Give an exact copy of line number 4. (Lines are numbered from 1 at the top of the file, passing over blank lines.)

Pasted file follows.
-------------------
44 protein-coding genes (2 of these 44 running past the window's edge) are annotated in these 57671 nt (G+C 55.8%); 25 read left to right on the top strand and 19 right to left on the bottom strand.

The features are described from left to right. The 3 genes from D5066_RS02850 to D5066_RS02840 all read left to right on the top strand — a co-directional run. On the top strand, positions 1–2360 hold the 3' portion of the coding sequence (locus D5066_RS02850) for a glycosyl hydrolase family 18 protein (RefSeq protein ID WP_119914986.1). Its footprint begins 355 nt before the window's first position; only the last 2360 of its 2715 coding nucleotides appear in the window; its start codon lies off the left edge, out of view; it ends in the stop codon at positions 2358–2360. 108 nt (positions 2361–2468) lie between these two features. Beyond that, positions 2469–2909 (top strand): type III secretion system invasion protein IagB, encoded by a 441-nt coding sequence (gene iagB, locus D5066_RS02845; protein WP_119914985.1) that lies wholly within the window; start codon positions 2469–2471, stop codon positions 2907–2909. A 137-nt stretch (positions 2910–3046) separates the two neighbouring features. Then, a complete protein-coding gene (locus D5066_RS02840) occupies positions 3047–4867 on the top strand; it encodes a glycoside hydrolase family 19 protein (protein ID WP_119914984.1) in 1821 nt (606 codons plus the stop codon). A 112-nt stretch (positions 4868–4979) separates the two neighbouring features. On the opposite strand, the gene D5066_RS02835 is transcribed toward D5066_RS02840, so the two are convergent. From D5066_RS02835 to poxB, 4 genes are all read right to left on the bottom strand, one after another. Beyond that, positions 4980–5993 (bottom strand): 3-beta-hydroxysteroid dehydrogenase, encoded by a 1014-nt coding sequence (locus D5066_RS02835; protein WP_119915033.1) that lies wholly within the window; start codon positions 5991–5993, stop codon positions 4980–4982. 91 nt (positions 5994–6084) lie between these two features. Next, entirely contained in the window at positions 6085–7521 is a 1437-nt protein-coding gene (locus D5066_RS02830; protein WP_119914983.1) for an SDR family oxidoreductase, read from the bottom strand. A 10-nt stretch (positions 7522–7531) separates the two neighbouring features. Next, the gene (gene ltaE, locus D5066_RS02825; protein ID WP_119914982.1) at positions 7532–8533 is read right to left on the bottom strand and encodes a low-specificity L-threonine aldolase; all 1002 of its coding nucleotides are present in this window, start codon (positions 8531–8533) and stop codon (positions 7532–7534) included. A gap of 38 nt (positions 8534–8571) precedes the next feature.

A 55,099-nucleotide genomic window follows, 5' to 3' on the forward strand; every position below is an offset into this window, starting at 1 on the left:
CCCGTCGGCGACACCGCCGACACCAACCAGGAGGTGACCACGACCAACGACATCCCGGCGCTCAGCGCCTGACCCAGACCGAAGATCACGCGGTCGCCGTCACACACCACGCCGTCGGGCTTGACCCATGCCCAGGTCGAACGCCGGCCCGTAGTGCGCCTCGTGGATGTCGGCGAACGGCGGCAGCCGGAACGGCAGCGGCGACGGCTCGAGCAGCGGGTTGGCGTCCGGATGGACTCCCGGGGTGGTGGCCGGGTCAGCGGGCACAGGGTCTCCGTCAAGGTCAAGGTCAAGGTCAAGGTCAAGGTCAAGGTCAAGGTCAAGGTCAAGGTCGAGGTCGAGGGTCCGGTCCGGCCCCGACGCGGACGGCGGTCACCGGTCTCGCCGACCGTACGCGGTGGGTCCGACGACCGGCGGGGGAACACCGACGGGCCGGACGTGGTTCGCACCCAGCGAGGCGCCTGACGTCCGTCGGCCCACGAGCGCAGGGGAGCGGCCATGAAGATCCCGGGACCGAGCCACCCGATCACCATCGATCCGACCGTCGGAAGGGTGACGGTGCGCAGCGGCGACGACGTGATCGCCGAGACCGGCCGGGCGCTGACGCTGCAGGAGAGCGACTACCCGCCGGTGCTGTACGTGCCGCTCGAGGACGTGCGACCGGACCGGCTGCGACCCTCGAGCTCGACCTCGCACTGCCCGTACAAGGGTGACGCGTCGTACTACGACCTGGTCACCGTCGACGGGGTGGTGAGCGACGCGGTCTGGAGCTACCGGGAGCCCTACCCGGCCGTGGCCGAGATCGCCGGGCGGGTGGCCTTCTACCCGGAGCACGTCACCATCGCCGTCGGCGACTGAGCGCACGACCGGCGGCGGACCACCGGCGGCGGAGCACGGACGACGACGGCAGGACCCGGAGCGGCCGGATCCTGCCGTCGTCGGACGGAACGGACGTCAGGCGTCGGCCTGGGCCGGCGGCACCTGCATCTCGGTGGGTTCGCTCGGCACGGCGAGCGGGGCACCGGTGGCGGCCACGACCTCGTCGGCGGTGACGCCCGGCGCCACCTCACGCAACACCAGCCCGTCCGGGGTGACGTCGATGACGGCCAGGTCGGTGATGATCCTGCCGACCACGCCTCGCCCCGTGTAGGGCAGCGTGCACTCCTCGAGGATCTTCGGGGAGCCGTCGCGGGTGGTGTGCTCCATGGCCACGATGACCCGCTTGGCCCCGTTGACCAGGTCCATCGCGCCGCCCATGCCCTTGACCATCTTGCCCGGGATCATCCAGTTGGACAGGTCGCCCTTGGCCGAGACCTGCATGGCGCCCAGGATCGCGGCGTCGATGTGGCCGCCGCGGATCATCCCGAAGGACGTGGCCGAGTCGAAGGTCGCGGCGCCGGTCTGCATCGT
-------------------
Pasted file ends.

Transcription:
CCCGTCGGCGACACCGCCGACACCAACCAGGAGGTGACCACGACCAACGACATCCCGGCGCTCAGCGCCTGACCCAGACCGAAGATCACGCGGTCGCCGTCACACACCACGCCGTCGGGCTTGACCCATGCCCAGGTCGAACGCCGGCCCGTAGTGCGCCTCGTGGATGTCGGCGAACGGCGGCAGCCGGAACGGCAGCGGCGACGGCTCGAGCAGCGGGTTGGCGTCCGGATGGACTCCCGGGGTGGTGGCCGGGTCAGCGGGCACAGGGTCTCCGTCAAGGTCAAGGTCAAGGTCAAGGTCAAGGTCAAGGTCAAGGTCAAGGTCAAGGTCGAGGTCGAGGGTCCGGTCCGGCCCCGACGCGGACGGCGGTCACCGGTCTCGCCGACCGTACGCGGTGGGTCCGACGACCGGCGGGGGAACACCGACGGGCCGGACGTGGTTCGCACCCAGCGAGGCGCCTGACGTCCGTCGGCCCACGAGCGCAGGGGAGCGGCCATGAAGATCCCGGGACCGAGCCACCCGATCACCATCGATCCGACCGTCGGAAGGGTGACGGTGCGCAGCGGCGACGACGTGATCGCCGAGACCGGCCGGGCGCTGACGCTGCAGGAGAGCGACTACCCGCCGGTGCTGTACGTGCCGCTCGAGGACGTGCGACCGGACCGGCTGCGACCCTCGAGCTCGACCTCGCACTGCCCGTACAAGGGTGACGCGTCGTACTACGACCTGGTCACCGTCGACGGGGTGGTGAGCGACGCGGTCTGGAGCTACCGGGAGCCCTACCCGGCCGTGGCCGAGATCGCCGGGCGGGTGGCCTTCTACCCGGAGCACGTCACCATCGCCGTCGGCGACTGAGCGCACGACCGGCGGCGGACCACCGGCGGCGGAGCACGGACGACGACGGCAGGACCCGGAGCGGCCGGATCCTGCCGTCGTCGGACGGAACGGACGTCAGGCGTCGGCCTGGGCCGGCGGCACCTGCATCTCGGTGGGTTCGCTCGGCACGGCGAGCGGGGCACCGGTGGCGGCCACGACCTCGTCGGCGGTGACGCCCGGCGCCACCTCACGCAACACCAGCCCGTCCGGGGTGACGTCGATGACGGCCAGGTCGGTGATGATCCTGCCGACCACGCCTCGCCCCGTGTAGGGCAGCGTGCACTCCTCGAGGATCTTCGGGGAGCCGTCGCGGGTGGTGTGCTCCATGGCCACGATGACCCGCTTGGCCCCGTTGACCAGGTCCATCGCGCCGCCCATGCCCTTGACCATCTTGCCCGGGATCATCCAGTTGGACAGGTCGCCCTTGGCCGAGACCTGCATGGCGCCCAGGATCGCGGCGTCGATGTGGCCGCCGCGGATCATCCCGAAGGACGTGGCCGAGTCGAAGGTCGCGGCGCCGGTCTGCATCGT